Ambassador of the Republic of South Africa to the Netherlands, Vusimuzi Madonsela, wait for judges to enter the International Court of Justice, or World Court, in The Hague, Netherlands, Friday, May 24, 2024, where the top United Nations court was to rule on an urgent plea by South Africa for judges to order Israel to halt its military operations in Gaza and withdraw from the enclave. (AP Photo/Peter Dejong)

Israel legal team, with Yaron Wax, Malcolm Shaw and Avigail Frisch Ben Avraham, from left, wait for judges to enter the International Court of Justice, or World Court, in The Hague, Netherlands, Friday, May 24, 2024, where the top United Nations court was to rule on an urgent plea by South Africa for judges to order Israel to halt its military operations in Gaza and withdraw from the enclave. (AP Photo/Peter Dejong)

Israel legal team, with Yaron Wax, Malcolm Shaw and Avigail Frisch Ben Avraham, from left, wait for judges to enter the International Court of Justice, or World Court, in The Hague, Netherlands, Friday, May 24, 2024, where the top United Nations court was to rule on an urgent plea by South Africa for judges to order Israel to halt its military operations in Gaza and withdraw from the enclave. (AP Photo/Peter Dejong)

Journalists take images of Israel's legal team, with Yaron Wax, Malcolm Shaw and Avigail Frisch Ben Avraham, from left, before Judges enter the International Court of Justice, or World Court, in The Hague, Netherlands, Friday, May 24, 2024, where the top United Nations court ordered Israel on Friday to immediately halt its military operations in the southern Gaza city of Rafah. (AP Photo/Peter Dejong)

Journalists take images of Israel's legal team, with Yaron Wax, Malcolm Shaw and Avigail Frisch Ben Avraham, from left, before Judges enter the International Court of Justice, or World Court, in The Hague, Netherlands, Friday, May 24, 2024, where the top United Nations court ordered Israel on Friday to immediately halt its military operations in the southern Gaza city of Rafah. (AP Photo/Peter Dejong)

Journalists take images of Israel legal team before Judges enter the International Court of Justice, or World Court, in The Hague, Netherlands, Friday, May 24, 2024, where the top United Nations court ruled on an urgent plea by South Africa for judges to order Israel to halt its military operations in Gaza and withdraw from the enclave. (AP Photo/Peter Dejong)

Journalists take images of Israel legal team before Judges enter the International Court of Justice, or World Court, in The Hague, Netherlands, Friday, May 24, 2024, where the top United Nations court ruled on an urgent plea by South Africa for judges to order Israel to halt its military operations in Gaza and withdraw from the enclave. (AP Photo/Peter Dejong)

Journalists took images of South Africa's legal team, with Ambassador of the Republic of South Africa to the Netherlands, Vusimuzi Madonsela, right, as they waited for judges to enter the International Court of Justice, or World Court, in The Hague, Netherlands, Friday, May 24, 2024, where the top United Nations court was to rule on an urgent plea by South Africa for judges to order Israel to halt its military operations in Gaza and withdraw from the enclave. (AP Photo/Peter Dejong)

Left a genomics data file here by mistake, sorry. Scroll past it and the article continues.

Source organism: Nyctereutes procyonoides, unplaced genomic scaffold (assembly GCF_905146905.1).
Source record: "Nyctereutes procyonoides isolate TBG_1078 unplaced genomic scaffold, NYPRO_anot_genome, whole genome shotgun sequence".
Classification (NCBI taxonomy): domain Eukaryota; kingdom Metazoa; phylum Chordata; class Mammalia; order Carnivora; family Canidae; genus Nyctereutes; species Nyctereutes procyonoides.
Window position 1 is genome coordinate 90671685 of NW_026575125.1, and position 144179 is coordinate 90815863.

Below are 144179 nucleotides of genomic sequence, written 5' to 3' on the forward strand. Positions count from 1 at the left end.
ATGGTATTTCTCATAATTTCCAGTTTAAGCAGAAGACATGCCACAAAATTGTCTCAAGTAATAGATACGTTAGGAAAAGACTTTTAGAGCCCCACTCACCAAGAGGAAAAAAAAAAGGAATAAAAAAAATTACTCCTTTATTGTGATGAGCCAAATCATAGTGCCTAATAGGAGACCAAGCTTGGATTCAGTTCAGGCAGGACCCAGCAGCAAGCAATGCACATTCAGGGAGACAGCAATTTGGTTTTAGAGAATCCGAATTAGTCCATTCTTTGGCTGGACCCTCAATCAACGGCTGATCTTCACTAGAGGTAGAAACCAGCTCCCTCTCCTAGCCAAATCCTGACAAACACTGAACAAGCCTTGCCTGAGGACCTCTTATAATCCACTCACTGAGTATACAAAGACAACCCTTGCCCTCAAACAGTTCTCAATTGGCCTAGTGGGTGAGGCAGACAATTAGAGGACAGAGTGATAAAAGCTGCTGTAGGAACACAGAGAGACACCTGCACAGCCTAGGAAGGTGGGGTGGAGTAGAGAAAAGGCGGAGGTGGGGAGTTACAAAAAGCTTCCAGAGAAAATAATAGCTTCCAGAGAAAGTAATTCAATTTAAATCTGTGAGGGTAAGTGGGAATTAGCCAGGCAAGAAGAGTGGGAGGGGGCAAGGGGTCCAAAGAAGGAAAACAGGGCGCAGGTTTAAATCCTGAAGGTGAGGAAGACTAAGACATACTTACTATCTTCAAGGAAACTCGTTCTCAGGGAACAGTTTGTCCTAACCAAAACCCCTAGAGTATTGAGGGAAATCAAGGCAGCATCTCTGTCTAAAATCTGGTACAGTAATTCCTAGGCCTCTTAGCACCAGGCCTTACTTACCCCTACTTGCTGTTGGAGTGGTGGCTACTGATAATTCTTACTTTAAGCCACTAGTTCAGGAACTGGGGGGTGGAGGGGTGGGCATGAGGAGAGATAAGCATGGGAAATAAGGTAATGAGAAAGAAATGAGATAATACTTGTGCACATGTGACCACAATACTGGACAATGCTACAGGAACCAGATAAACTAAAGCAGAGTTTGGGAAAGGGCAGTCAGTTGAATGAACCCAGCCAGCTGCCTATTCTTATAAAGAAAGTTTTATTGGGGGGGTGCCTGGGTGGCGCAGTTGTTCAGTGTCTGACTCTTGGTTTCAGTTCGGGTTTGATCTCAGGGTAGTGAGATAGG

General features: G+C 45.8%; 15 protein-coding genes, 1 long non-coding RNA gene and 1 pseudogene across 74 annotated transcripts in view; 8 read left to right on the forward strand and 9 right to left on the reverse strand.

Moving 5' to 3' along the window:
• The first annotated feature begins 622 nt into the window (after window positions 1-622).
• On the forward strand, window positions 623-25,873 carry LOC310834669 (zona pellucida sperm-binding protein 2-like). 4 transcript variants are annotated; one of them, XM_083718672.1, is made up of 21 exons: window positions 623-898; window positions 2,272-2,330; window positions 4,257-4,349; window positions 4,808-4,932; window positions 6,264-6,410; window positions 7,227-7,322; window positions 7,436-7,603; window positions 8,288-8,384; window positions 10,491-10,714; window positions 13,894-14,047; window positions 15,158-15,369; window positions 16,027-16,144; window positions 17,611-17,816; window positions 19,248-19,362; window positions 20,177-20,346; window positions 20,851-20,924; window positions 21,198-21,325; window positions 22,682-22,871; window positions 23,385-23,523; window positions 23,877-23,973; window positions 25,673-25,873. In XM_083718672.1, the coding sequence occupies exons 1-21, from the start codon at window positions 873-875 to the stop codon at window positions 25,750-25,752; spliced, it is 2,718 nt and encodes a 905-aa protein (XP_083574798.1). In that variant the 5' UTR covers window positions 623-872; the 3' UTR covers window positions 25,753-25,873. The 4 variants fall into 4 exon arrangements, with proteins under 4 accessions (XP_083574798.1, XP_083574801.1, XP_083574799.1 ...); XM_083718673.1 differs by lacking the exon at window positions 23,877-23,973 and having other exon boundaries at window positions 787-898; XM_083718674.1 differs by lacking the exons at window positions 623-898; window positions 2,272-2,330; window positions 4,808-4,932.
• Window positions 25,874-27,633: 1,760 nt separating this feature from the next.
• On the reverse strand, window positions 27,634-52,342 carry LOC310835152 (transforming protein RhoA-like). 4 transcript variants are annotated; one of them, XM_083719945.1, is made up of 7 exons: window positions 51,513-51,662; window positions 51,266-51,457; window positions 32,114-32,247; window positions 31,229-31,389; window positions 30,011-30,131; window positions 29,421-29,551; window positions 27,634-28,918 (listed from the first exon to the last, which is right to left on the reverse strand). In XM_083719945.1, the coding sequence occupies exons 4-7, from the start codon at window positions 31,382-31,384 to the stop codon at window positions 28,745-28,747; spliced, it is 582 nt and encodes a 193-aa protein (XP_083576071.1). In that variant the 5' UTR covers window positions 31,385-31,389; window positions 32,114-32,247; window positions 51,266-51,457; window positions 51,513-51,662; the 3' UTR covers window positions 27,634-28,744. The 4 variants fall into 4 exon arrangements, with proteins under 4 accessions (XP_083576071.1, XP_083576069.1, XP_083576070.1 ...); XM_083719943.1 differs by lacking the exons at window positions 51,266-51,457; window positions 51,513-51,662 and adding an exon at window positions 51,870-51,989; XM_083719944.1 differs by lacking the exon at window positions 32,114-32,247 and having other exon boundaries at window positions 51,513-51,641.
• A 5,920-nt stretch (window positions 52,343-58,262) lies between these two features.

Journalists took images of South Africa's legal team, with Ambassador of the Republic of South Africa to the Netherlands, Vusimuzi Madonsela, right, as they waited for judges to enter the International Court of Justice, or World Court, in The Hague, Netherlands, Friday, May 24, 2024, where the top United Nations court was to rule on an urgent plea by South Africa for judges to order Israel to halt its military operations in Gaza and withdraw from the enclave. (AP Photo/Peter Dejong)

Presiding Judge Nawaf Salam reads the ruling of the International Court of Justice, or World Court, in The Hague, Netherlands, Friday, May 24, 2024, where the top United Nations court ruled on an urgent plea by South Africa for judges to order Israel to halt its military operations in Gaza and withdraw from the enclave. (AP Photo/Peter Dejong)

Presiding Judge Nawaf Salam reads the ruling of the International Court of Justice, or World Court, in The Hague, Netherlands, Friday, May 24, 2024, where the top United Nations court ruled on an urgent plea by South Africa for judges to order Israel to halt its military operations in Gaza and withdraw from the enclave. (AP Photo/Peter Dejong)

A lone demonstrator holds Palestinian flag outside the Peace Palace, background, housing the International Court of Justice, or World Court, in The Hague, Netherlands, Friday, May 24, 2024. The top United Nations court was to rule on an urgent plea by South Africa for judges to order Israel to halt its military operations in Gaza and withdraw from the enclave. (AP Photo/Peter Dejong)

A lone demonstrator holds Palestinian flag outside the Peace Palace, background, housing the International Court of Justice, or World Court, in The Hague, Netherlands, Friday, May 24, 2024. The top United Nations court was to rule on an urgent plea by South Africa for judges to order Israel to halt its military operations in Gaza and withdraw from the enclave. (AP Photo/Peter Dejong)

A lone demonstrator waves the Palestinian flag outside the Peace Palace, rear, housing the International Court of Justice, or World Court, in The Hague, Netherlands, Friday, May 24, 2024. The top United Nations court was to rule on an urgent plea by South Africa for judges to order Israel to halt its military operations in Gaza and withdraw from the enclave. (AP Photo/Peter Dejong)